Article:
Social media marketers are often a little timid to ask fans to interact with their content. We tell fans when to cheer in-venue though, so why are we so shy about encouraging them to interact online?
Yes, it can feel gimmicky and forced to give instructions to fans asking them to click, comment and like. When done right though, calls-to-engagement can be a powerful rallying cry. They can catapult a great piece of content further, draw new fans in and build a stronger community. The key is to use them strategically, sparingly and creatively.
The good news is that you can get fans to engage with your brand and content, without it feeling desperate. You have to go beyond the surface. Tap into creative, visuals, emotion and unique platform hacks to get your fans and consumer to interact with your content.
Below are a few recent examples of teams who have engaged fans in interesting ways, whether through creative or platform tactics. All of them do a good job of prompting fans to take action and brining them into their content and community.
Sacramento Kings- #Winning On All Levels
In a brilliant off-season play, the @SacramentoKings leveraged Twitter’s polls and thread features to create a “choose your own adventure “game. Through the thread, fans get to make the decisions on how they would handle the final possession at a chance to win it all for the team. The result is a well-executed and unique fan engagement play that puts the story in fans’ hands.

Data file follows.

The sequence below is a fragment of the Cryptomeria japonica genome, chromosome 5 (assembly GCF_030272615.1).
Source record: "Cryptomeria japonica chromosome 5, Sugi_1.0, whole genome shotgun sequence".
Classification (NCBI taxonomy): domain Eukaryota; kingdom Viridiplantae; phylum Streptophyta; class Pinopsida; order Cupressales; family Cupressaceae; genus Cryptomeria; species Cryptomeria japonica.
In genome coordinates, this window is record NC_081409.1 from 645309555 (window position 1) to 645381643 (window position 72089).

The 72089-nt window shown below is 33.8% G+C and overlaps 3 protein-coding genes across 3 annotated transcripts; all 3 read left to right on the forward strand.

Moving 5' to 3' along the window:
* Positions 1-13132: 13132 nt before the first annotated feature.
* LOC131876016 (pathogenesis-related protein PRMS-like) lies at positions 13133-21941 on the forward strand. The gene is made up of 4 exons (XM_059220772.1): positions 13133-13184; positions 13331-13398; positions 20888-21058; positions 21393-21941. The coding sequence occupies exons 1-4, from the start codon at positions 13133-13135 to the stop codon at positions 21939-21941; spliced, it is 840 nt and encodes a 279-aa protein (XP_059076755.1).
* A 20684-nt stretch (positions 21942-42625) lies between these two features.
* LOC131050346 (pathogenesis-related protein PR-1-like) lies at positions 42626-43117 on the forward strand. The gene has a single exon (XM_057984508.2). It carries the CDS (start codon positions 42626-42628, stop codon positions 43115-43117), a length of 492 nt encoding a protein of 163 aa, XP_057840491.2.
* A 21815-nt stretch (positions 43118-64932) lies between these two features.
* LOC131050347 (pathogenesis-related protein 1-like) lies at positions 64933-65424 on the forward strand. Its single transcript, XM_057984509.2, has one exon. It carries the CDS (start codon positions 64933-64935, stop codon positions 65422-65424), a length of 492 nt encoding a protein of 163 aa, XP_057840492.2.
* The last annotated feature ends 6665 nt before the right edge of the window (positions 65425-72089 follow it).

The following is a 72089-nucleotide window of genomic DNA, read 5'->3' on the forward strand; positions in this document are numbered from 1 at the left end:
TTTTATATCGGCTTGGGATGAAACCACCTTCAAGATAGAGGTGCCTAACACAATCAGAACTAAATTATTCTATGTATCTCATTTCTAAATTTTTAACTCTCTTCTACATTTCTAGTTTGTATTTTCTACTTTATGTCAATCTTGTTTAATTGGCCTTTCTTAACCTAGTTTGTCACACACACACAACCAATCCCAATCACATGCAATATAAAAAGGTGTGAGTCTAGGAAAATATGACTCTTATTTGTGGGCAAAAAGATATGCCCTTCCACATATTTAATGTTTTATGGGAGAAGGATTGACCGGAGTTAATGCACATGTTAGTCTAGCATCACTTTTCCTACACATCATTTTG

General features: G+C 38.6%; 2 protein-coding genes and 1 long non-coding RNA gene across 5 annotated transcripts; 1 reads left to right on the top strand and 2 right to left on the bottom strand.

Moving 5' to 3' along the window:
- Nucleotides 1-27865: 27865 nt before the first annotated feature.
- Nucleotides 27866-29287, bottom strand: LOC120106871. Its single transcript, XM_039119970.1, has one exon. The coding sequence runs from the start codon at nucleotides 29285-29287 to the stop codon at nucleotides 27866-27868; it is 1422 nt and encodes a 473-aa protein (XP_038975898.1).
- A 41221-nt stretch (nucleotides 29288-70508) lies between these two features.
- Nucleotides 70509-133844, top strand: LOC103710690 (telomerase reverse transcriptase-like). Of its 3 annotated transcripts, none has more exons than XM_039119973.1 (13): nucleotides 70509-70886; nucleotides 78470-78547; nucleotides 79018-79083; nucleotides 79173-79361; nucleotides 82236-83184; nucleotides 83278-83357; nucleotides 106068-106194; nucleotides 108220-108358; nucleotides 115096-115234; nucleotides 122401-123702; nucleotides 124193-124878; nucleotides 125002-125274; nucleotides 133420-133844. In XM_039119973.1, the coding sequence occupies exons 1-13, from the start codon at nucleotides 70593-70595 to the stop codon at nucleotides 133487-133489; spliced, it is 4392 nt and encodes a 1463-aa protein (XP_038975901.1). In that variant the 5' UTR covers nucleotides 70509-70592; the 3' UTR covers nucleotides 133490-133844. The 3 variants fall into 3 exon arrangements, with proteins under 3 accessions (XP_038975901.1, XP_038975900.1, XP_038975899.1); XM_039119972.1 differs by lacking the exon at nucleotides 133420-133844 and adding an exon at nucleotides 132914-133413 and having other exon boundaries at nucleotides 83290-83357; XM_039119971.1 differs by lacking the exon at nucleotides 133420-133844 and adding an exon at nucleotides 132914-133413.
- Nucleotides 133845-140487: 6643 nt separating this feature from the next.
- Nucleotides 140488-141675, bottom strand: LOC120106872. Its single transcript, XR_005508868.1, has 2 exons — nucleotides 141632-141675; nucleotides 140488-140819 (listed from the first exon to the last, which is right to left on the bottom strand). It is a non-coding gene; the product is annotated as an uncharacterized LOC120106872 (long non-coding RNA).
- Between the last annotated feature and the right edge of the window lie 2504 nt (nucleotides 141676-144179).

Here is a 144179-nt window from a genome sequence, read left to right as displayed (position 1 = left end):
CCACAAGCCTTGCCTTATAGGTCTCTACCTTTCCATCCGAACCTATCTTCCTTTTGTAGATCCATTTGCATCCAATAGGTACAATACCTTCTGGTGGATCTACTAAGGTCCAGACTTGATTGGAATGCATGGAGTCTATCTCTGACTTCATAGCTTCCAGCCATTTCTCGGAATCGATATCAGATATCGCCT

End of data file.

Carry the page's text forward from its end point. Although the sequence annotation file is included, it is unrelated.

Final Possession: A Scenario Thread pic.twitter.com/0UNUeZTRxk
— Sacramento Kings (@SacramentoKings) July 25, 2017
The @SacramentoKings have also leveraged graphics to do a number associated play. In the example below, they created a graphic and associated all four of their draftees with a number(s). Fans become one of the new King additions based on the last number of their like. Not only did this prompt fans to like the photo, but it also prompted fans to comment who they got.
Both of these examples from the Kings draw fans into their content in a more personal way. They make fans feel a part of the story and that’s a powerful, powerful thing.
PGA Tour- Reaction Snaps
During the drama-filled Open, the @PGATour asked fans to send in their best reactions via Snap. The best of the best were featured on their Snapchat account. This is a great example of using UGC in a way that’s relevant to the platform. Snapchat is all about people and first hand POVS, so it’s only natural that people would share reactions there. Empower your fans to join your story—this is an easy example to execute.
Things might get crazy. Snapchat us your emotional reactions as the drama unfolds. We might share! 😰😱😁😫🙃
👻: pgatour pic.twitter.com/A5BeS28cEV
— PGA TOUR (@PGATOUR) July 23, 2017
Some of my faves: pic.twitter.com/hkRZf1lleE
— Ann Drinkard (@anndrinkard) July 24, 2017
ESPN- Design that Prompts
EPSN has been using graphics and design to prompt fans to comment. The creative execution below is strong, making it feel like a poll versus a tactic just to get comments. The post generated 23K comments (that’s way over their average engagement).
The lesson? Design can play a key role in promoting fans to engage. And, a little push every now and then to encourage them to take action never hurts.
Make fans part of your publishing game! In a fun and easy TBT play, the @Suns asked for their fans to share their favorite memory. The @Suns, in return, found some of their favorites from the archive and shared them.
— Phoenix Suns (@Suns) July 20, 2017
In conclusion, there are plenty of ways to get fans involved without it feeling like a gimmick. They want to be a part of the conversation and the community, so give them that extra confidence push.
What good examples have you seen from teams or leagues? Share below!0